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Case-Based Learning, June 2024

81-year-old female presented to the emergency department with complaints of generalized body aches and increasing illness over the past week. She reported fever, nausea, vomiting, and anorexia at home for the previous 8 days. She stated that because of the decreased appetite and nausea with vomiting, she has lost 15 pounds in the past week and a half. She also noted that she has a history of gallstones. On initial examination, she is afebrile. She does not meet SIRS criteria. Blood pressure is 116/73. She had tenderness in the right upper quadrant with palpation. She was administered hydromorphone 0.5 mg IV per pain protocol and morphine 4 mg IV per pain protocol. Workup included CBC, CMP, lactic acid, CRP, sed rate, urinalysis, and nasopharyngeal PCR 4 plex swab. She had both a limited right upper quadrant ultrasound and a CT angiography of the chest, abdomen, and pelvis during her evaluation in the emergency department.

White blood cell count was 16.7 with left shift. ESR 94. Sodium 131. Alkaline phosphatase 317. AST 92. A LT 415. Lactic acid 1.3. CRP 36.8. 4 plex swab is negative for COVID-19, influenza, and RSV. Urinalysis with small bilirubin, otherwise normal. Ultrasound demonstrated gallbladder distention with gallbladder wall thickening and cholelithiasis. There also appeared to be an oval shaped structure in the gallbladder lumen that probably represented tumefactive sludge. The overall appearance was concerning for cholecystitis although it is reported that a sonographic Murphy sign was absent per TeleRadia report. CT chest, abdomen, and pelvis demonstrated central lobular emphysema. Cholelithiasis was noted and the gallbladder wall thickness was measured as much as 9 mm. Findings were reported consistent with cholecystitis per TeleRadia report.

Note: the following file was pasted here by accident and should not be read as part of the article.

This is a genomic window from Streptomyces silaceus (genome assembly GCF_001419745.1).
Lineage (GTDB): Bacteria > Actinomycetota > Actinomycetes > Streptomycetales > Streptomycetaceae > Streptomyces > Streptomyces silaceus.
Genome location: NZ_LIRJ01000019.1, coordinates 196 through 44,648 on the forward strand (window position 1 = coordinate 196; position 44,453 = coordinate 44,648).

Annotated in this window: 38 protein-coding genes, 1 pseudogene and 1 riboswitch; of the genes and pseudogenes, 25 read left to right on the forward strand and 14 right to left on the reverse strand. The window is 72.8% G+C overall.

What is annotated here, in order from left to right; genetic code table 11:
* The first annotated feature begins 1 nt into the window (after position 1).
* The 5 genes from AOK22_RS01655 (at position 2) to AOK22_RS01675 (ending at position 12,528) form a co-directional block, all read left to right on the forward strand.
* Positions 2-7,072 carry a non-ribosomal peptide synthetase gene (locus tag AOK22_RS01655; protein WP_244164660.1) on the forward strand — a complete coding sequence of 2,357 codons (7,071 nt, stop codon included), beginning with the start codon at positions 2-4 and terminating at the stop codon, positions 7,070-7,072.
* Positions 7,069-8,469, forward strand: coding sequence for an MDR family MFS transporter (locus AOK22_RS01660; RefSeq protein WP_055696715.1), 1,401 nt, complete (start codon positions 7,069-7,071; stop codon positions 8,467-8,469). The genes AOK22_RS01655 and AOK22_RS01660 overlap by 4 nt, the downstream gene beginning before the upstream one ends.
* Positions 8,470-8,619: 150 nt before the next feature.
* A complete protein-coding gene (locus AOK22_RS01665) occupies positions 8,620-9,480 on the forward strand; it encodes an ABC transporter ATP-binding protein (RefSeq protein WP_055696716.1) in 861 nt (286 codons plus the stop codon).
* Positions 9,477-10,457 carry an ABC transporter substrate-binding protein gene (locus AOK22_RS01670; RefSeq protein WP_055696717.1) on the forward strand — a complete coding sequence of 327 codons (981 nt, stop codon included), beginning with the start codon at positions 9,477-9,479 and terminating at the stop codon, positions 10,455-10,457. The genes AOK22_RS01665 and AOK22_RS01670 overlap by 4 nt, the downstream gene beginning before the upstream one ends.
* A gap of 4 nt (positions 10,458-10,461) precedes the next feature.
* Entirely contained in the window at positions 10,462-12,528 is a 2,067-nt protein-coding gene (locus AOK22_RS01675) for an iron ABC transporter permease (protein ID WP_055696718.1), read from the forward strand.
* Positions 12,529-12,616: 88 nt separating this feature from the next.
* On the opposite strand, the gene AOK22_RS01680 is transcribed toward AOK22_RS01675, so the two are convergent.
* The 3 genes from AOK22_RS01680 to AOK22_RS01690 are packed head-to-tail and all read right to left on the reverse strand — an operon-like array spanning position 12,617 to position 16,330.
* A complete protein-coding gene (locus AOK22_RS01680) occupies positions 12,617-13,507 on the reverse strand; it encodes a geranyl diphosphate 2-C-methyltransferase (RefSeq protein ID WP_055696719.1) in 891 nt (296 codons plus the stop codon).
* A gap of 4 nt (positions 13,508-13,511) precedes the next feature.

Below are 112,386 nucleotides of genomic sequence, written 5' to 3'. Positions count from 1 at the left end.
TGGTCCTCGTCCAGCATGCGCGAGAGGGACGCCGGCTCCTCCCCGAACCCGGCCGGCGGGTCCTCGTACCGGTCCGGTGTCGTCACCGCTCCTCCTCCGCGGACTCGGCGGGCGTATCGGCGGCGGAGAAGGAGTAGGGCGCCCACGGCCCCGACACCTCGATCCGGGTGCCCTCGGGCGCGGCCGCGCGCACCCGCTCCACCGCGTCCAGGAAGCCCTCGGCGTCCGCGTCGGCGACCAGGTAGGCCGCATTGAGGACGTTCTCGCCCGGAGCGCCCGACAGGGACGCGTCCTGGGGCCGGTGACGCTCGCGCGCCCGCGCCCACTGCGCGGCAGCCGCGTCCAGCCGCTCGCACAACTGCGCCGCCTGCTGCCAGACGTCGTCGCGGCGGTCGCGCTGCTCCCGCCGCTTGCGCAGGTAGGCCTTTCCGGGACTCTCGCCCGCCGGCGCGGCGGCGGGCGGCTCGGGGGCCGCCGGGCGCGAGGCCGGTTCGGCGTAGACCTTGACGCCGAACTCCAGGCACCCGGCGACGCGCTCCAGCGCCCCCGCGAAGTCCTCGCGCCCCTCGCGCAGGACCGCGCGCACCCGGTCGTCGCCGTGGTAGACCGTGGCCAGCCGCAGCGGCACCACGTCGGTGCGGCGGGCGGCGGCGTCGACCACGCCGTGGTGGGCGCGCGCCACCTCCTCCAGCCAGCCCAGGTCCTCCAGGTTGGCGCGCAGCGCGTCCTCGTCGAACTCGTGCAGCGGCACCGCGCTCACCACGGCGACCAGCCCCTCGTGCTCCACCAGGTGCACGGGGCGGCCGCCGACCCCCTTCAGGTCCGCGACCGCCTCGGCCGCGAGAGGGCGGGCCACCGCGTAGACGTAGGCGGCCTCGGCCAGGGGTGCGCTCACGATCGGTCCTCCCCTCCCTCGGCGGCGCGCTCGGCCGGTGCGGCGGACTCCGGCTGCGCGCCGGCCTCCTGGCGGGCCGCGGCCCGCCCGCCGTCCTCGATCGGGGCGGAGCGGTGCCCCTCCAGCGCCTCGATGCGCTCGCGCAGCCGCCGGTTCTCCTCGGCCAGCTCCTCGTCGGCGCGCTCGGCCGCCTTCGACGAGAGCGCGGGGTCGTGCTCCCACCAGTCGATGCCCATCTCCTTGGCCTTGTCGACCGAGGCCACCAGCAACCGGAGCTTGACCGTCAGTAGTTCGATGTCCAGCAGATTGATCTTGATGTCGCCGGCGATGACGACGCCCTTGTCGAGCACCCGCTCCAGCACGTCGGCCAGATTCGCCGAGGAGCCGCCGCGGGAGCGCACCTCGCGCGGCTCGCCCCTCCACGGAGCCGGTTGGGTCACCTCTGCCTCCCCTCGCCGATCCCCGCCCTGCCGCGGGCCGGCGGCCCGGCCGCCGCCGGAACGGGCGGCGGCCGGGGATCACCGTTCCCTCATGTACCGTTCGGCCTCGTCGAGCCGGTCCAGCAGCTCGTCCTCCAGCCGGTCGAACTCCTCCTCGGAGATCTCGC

General surgery was consulted. At the time of the general surgeon’s examination, patient had received IV pain medication and was feeling better. Despite ultrasound and CT evidence of cholecystitis, patient’s presentation of abdominal pain with fever, nausea, and vomiting, and abnormal labs including leukocytosis and elevated liver function tests, the general surgeon determined that because she did not have a sonographic Murphy’s sign nor significant right upper quadrant pain with his examination after IV pain medication administration, this patient did not have evidence of acute cholecystitis and therefore recommended that a cholecystectomy was not in her best interest.

At emergency department change of shift, off going provider’s report to oncoming provider indicated that patient should be admitted to the hospitalist service for IV antibiotics as the general surgeon did not feel that the patient needed surgical intervention. After review of the patient’s workup and discussion with patient, including obtaining her history and performing an independent examination, the oncoming provider felt that the patient did indeed have signs and symptoms of cholecystitis and made arrangements for patient to transfer to a higher level of care for possible surgical management.

This case reflects challenges with multidisciplinary collaboration, in particular, when the treating emergency department physician disagrees with the recommendation from the consulted specialist. After change of shift, the oncoming provider spoke with the surgeon regarding his expressed opinion. The surgeon focused on the lack of pain at the time of his examination and the lack of sonographic Murphy’s sign as evidence that this patient did not have a diagnosis of acute cholecystitis.